8. Advanced Turbine Technology (ATTAP) Applications Project. 1992 Annual report

    SciTech Connect

    1993-12-01

    ATTAP activities during the past year included reference powertrain design (RPD) updates, test-bed engine design and development, ceramic component design, materials and component characterization, ceramic component development and fabrication, ceramic component rig testing, and test-bed engine fabrication and testing. RPD revisions included updating the baseline vehicle as well as the turbine RPD. Comparison of major performance parameters shows that the turbine engine installation exceeds critical fuel economy, emissions, and performance goals, and meets overall ATTAP objectives.

  9. A progress report on DOE`s advanced hydropower turbine systems program

    SciTech Connect

    Sale, M.J.; Cada, G.F.; Rinehart, B.E.

    1997-06-01

    Recent hydropower research within the U.S. Department of Energy (DOE) has focused on the development of new turbine designs that can produce hydroelectricity without such adverse environmental affects as fish entrainment/impingement or degradation of water quality. In partnership with the hydropower industry, DOE`s advanced turbine program issued a Request for Proposals for conceptual designs in October 1994. Two contracts were awarded for this initial program phase, work on which will be complete this year. A technical advisory committee with representatives from industry, regulatory agencies, and natural resource agencies was also formed to guide the DOE turbine research. The lack of quantitative biological performance criteria was identified by the committee as a critical knowledge gap. To fill this need, a new literature review was completed on the mechanisms of fish mortality during turbine passage (e.g., scrape/strike, shear, press change, etc.), ways that fish behavior affects their location and orientation in turbines, and how these turbine passage stresses can be measured. Thus year, new Laboratory tests will be conducted on fish response to shear, the least-well understood mechanism of stress. Additional testing of conceptual turbine designs depends on the level of federal funding for this program.

  10. BIOMASS GASIFICATION AND POWER GENERATION USING ADVANCED GAS TURBINE SYSTEMS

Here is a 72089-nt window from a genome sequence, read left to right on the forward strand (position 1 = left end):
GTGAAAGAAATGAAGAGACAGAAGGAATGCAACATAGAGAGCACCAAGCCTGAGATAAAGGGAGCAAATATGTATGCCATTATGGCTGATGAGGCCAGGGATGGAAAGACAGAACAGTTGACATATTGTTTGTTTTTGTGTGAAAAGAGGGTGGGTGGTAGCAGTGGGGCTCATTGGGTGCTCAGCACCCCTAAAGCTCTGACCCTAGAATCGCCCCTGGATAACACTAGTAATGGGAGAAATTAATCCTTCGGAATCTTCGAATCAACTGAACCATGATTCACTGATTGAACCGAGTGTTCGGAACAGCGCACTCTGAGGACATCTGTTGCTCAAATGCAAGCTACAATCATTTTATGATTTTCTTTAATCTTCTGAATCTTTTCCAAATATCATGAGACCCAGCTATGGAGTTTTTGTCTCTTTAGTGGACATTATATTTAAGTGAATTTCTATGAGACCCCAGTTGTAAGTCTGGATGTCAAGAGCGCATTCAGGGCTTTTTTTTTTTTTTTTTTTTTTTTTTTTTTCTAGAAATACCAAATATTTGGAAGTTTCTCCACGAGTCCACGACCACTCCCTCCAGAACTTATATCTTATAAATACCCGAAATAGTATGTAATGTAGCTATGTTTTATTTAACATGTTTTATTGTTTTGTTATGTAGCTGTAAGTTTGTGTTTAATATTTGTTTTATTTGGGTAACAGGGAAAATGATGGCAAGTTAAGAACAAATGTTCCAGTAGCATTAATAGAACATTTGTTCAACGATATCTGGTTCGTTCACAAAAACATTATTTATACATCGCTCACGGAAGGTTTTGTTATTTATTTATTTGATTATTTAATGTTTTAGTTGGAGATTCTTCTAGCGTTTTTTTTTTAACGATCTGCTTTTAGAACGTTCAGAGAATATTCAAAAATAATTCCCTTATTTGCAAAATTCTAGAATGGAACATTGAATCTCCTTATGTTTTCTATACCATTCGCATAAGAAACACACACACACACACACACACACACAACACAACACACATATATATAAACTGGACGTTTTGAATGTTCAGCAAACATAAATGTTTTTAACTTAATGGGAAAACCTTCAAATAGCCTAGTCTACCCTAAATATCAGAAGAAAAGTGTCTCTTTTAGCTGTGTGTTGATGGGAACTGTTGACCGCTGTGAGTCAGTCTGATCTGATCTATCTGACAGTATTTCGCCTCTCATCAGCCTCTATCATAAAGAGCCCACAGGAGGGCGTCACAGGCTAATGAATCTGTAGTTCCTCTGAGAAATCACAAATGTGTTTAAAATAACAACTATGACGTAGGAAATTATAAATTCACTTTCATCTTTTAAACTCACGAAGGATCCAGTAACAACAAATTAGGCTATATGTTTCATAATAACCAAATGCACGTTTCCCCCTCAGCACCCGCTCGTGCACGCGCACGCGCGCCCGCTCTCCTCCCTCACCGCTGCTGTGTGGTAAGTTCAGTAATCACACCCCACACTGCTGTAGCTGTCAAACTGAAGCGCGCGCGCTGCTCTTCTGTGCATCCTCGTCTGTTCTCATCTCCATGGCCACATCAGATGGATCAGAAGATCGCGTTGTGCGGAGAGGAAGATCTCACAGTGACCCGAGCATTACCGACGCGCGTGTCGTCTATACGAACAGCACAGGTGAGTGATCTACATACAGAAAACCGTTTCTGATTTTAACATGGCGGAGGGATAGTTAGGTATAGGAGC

SciTech Connect

    David Liscinsky

    2002-10-20

    A multidisciplined team led by the United Technologies Research Center (UTRC) and consisting of Pratt & Whitney Power Systems (PWPS), the University of North Dakota Energy & Environmental Research Center (EERC), KraftWork Systems, Inc. (kWS), and the Connecticut Resource Recovery Authority (CRRA) has evaluated a variety of gasified biomass fuels, integrated into advanced gas turbine-based power systems. The team has concluded that a biomass integrated gasification combined-cycle (BIGCC) plant with an overall integrated system efficiency of 45% (HHV) at emission levels of less than half of New Source Performance Standards (NSPS) is technically and economically feasible. The higher process efficiency in itself reduces consumption of premium fuels currently used for power generation including those from foreign sources. In addition, the advanced gasification process can be used to generate fuels and chemicals, such as low-cost hydrogen and syngas for chemical synthesis, as well as baseload power. The conceptual design of the plant consists of an air-blown circulating fluidized-bed Advanced Transport Gasifier and a PWPS FT8 TwinPac{trademark} aeroderivative gas turbine operated in combined cycle to produce {approx}80 MWe. This system uses advanced technology commercial products in combination with components in advanced development or demonstration stages, thereby maximizing the opportunity for early implementation. The biofueled power system was found to have a levelized cost of electricity competitive with other new power system alternatives including larger scale natural gas combined cycles. The key elements are: (1) An Advanced Transport Gasifier (ATG) circulating fluid-bed gasifier having wide fuel flexibility and high gasification efficiency; (2) An FT8 TwinPac{trademark}-based combined cycle of approximately 80 MWe; (3) Sustainable biomass primary fuel source at low cost and potentially widespread availability-refuse-derived fuel (RDF); (4) An overall integrated

  11. Advanced turbine/CO{sub 2} pellet accelerator

    SciTech Connect

    Foster, C.A.; Fisher, P.W.

    1994-09-01

    An advanced turbine/CO{sub 2} pellet accelerator is being evaluated as a depaint technology at Oak Ridge National Laboratory. The program, sponsored by Warner Robins Air Logistics Center, Robins Air Force Base, Georgia, has developed a robot-compatible apparatus that efficiently accelerates pellets of dry ice with a high-speed rotating wheel. In comparison to the more conventional compressed air sandblast pellet accelerators, the turbine system can achieve higher pellet speeds, has precise speed control, and is more than ten times as efficient. A preliminary study of the apparatus as a depaint technology has been undertaken. Depaint rates of military epoxy/urethane paint systems on 2024 and 7075 aluminum panels as a function of pellet speed and throughput have been measured. In addition, methods of enhancing the strip rate by combining infra-red heat lamps with pellet blasting have also been studied. The design and operation of the apparatus will be discussed along with data obtained from the depaint studies. Applications include removal of epoxy-based points from aircraft and the cleaning of surfaces contaminated with toxic, hazardous, or radioactive substances. The lack of a secondary contaminated waste stream is of great benefit.

  12. Advanced Turbine Systems annual program review

    SciTech Connect

    Koop, W.E.

    1995-10-01